The reference to Iraq is also gratuitous. It will offend Americans who support the effort in Iraq, give unease to those who inherited it, and do little to ingratiate Hatoyama to those who oppose it. Besides which, its premise is impossible to defend. We will all waste too much of the rest of our lives on post-hoc questions about Iraq whether was "worth it," all of which will be argued without knowing how events might have played out had we not gone in. The outcome in Iraq still depends on the Iraqi people, but simply consider: Saddam is removed as a threat to his neighbors and his subjects alike, his support for Hamas and other terrorist groups has ended, Al Qaeda has been ground down to a small core that can only carry out occasional spectacular attacks on Iraqis, the Shiite militias are cowed, and the the longer-term trends suggest that Iraq may yet achieve what passes for stability and prosperity in one of the world's most feral places. If John Kerry, Hillary Clinton, and Diane Feinstein didn't expect at least 4,000 dead when they were among the two-thirds of Congress that voted to authorize a war in one of the Middle East's most populous, divided, and radicalized nations - it also had one of the world's largest armies, which we fully expected would use chemical weapons - they were kidding themselves. Japan's minimal contribution to this effort ended years ago.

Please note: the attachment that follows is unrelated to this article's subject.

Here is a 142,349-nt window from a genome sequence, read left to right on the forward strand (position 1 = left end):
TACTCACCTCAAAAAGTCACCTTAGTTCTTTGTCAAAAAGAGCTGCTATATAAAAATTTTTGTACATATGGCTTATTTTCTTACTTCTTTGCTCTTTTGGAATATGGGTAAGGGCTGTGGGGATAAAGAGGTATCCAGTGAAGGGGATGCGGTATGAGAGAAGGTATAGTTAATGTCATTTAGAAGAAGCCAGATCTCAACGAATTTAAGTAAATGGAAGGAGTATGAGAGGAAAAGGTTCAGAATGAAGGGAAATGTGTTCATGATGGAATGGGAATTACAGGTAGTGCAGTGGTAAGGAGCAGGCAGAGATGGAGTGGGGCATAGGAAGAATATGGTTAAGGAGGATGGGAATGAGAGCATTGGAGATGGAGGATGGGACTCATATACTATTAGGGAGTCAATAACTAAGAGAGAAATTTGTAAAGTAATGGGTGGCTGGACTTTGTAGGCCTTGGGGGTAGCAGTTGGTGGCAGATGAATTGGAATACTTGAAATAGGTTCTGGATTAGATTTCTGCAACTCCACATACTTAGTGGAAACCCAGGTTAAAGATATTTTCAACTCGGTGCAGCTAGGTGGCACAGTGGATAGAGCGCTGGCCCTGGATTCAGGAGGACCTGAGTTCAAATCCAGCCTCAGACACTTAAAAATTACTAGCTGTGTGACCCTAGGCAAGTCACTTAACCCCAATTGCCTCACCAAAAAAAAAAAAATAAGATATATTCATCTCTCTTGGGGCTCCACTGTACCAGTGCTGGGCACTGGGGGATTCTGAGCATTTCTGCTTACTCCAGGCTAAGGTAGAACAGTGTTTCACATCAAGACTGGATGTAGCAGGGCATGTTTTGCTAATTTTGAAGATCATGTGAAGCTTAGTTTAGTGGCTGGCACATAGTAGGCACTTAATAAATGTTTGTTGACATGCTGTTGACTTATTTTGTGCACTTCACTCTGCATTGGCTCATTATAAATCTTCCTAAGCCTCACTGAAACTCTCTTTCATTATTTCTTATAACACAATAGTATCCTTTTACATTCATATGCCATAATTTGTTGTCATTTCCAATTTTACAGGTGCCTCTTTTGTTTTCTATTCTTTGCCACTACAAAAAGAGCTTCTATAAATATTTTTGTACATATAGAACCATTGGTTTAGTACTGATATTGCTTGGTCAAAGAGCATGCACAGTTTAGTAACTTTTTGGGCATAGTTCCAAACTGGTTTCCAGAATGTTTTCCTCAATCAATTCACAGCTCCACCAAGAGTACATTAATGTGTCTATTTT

The point is that Hatoyama gains nothing from stirring this bitterness. Why say it, why say it now, and why say it in an American newspaper?

It suggests that Hatayama will opt for a suckle-and-bite policy toward America, one best exemplified by South Korea's dead leftist presidents, Kim Dae Jung and Roh Moo Hyun, and the equally dead policies on which they gambled their legacies, and lost. They, too, triangulated toward China and North Korea. This didn't result in a kinder or gentler North Korea, fewer North Korean women sold as comfort women to Chinese men, or an end to China's barbaric repatriations of North Korean refugees - sometimes, with wires strung through their noses like fish on a line - to where gulags and firing squads awaited them. Nor did it put an end to nagging Korean suspicions that China would like to make North Korea the next Chosen Autonomous Zone. Roh and Kim's anti-Americanism eventually lost much of its domestic appeal, but did manage to alienate a large segment of American Korea-watchers who still question why one of the world's most prosperous nations still needs the presence of 29,500 American service members on its soil, and whom the Koreans treat like this. Questions of this sort outlast the bitterness when they have logic and economics going for them.